Clarissa Johal: Frightening Friday - Haunted #Raleigh #NorthCarolina #Ghosts and Urban Legends - Part 2

Friday, June 2, 2017

Frightening Friday - Haunted #Raleigh #NorthCarolina #Ghosts and Urban Legends - Part 2

Welcome to Part 2 of Haunted Places to Visit in Raleigh.

Photo courtesy of Mark Turner - Public Domain
Mordecai House

Built in 1785, the Mordecai house is located in the heart of downtown Raleigh. Once part of a thriving plantation, it is one of the oldest homes in the area. Historic outbuildings include the Badger-Iredell Law Office, the overseer's office and smokehouse, the Allen Kitchen, St. Mark's Chapel, and the Andrew Johnson house; birthplace of the 17th President, Andrew Johnson.

The ghost who inhabits the Mordecai house is said to be the spirit of Mary Willis Mordecai Turk, who lived from 1858 to 1937. She appears wearing a grey 19th-century dress, and can occasionally be heard playing the piano in the downstairs drawing room. Some visitors have also reported seeing a grey mist hovering near the piano. The Mordecai house is filled with original furnishings and many family portraits. It is said that any unkind remarks directed towards Mary's portrait will result in the portrait dropping from the wall. During a field trip, a child claimed they'd seen a man appear and disappear by the Andrew Johnson house. The child became so inconsolable, that they had to be taken back to the school. There have been many investigations on the property - all resulting in impressive evidence of paranormal activity.

The city of Raleigh hosts a family-friendly Haunted Mordecai Festival every October.
Year-round tickets for a guided tour of the home may be purchased at the Visitor Center.

Photo courtesy of Mark Turner - Public Domain
Governor’s Mansion

This Victorian-style mansion has been called home by North Carolina governors since 1891. It was once described by President Franklin Delano Roosevelt as having “the most beautiful governor’s residence interior in America.” The mansion was built from native materials and occupied by 28 governors’ families throughout North Carolina's history. It is also reputedly haunted.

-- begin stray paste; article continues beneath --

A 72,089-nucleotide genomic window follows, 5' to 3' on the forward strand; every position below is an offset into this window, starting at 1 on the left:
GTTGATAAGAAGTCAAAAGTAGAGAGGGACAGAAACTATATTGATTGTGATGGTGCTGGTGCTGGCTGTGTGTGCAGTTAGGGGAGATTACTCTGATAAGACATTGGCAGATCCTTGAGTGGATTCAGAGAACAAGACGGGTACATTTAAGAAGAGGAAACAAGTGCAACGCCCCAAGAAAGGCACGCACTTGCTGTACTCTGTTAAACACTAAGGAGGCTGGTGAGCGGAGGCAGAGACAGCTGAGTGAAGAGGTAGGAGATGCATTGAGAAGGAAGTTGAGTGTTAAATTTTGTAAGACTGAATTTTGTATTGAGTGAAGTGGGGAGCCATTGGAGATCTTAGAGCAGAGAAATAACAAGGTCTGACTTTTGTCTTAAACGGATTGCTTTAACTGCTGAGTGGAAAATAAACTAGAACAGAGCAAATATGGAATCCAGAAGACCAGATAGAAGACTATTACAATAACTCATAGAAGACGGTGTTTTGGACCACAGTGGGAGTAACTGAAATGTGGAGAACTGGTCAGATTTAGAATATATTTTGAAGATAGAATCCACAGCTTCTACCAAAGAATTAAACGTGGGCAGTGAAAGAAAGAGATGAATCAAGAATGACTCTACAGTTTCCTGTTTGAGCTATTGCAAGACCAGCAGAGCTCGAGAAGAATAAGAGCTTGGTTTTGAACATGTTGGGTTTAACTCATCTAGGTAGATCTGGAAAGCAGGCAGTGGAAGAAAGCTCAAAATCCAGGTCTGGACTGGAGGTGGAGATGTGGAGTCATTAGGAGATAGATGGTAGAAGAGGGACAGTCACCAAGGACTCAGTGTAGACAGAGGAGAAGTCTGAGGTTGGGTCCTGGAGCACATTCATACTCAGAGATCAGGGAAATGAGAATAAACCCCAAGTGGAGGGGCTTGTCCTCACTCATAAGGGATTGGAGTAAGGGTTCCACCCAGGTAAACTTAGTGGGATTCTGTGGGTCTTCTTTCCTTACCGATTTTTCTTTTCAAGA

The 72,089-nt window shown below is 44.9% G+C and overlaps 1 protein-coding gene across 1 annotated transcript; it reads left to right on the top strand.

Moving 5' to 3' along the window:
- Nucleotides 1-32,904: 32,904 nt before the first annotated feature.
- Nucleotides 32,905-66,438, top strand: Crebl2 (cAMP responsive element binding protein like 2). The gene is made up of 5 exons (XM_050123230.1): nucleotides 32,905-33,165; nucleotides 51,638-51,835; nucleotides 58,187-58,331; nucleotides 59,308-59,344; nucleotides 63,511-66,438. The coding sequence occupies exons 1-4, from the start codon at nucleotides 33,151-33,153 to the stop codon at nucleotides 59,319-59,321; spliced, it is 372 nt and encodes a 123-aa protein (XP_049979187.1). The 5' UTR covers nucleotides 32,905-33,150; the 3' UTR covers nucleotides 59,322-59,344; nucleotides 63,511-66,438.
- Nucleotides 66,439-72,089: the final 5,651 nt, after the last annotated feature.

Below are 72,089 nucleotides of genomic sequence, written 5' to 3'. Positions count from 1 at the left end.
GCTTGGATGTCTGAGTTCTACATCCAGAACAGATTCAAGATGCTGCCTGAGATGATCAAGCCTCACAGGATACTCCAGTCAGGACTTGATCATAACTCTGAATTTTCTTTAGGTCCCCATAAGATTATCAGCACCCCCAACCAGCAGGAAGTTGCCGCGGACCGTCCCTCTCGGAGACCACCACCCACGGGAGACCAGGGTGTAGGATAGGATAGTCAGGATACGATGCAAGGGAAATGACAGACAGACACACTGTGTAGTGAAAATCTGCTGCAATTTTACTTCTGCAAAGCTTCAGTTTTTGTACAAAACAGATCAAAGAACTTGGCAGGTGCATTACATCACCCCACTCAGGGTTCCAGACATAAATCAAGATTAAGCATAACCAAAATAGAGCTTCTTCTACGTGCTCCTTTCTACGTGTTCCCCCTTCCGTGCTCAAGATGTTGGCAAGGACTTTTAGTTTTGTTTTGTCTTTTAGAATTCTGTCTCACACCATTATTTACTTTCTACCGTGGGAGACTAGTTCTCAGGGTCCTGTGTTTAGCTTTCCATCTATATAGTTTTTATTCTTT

In 1891, Governor Daniel Fowle gave his carpenters precise measurements to construct a bed for the second-floor bedroom. The bed was constructed and moved into the residence. That same year, Governor Fowle died in the same bed but many have suggested that his spirit remained. In 1970, Governor Bob Scott decided to replace the massive wooden bed with a modern, king-sized bed. The old bed was moved to a room on the third floor, and the new bed put in its place. A short time afterward, the governor was awakened at night by a strange rapping sound coming from the wall where the original headboard had been. The rapping continued for several years, and the family nicknamed the pesky spirit, "Governor Fowle’s Ghost."

When a new administration took over the office, they decided to move the old bed back to its original location on the second floor. The ghost has not been heard from since.

Photo courtesy of Hans via Pixabay - CC0 Public Domain
Poole Woods

William Poole was a wealthy mill owner during the Civil War and owned large tracts of wooded land just east of the city. When Union troops marched into Raleigh, a rumor spread that Poole had vast amounts of gold hidden in the woods around his estate. The Union troops confiscated Poole's belongings, including his prized white horse, but the gold was never recovered.

Against Poole's dying wishes, the trees surrounding his mansion were cut down for timber. However, the trees were found to be worthless, having rotted from the inside. Shortly after Poole’s death, a ghostly white horse was spotted along the road in the woods surrounding the mansion.

Poole’s estate house burned to the ground over a century ago. The tract of land can be found between Walnut Creek Amphitheatre and the Neuse River.


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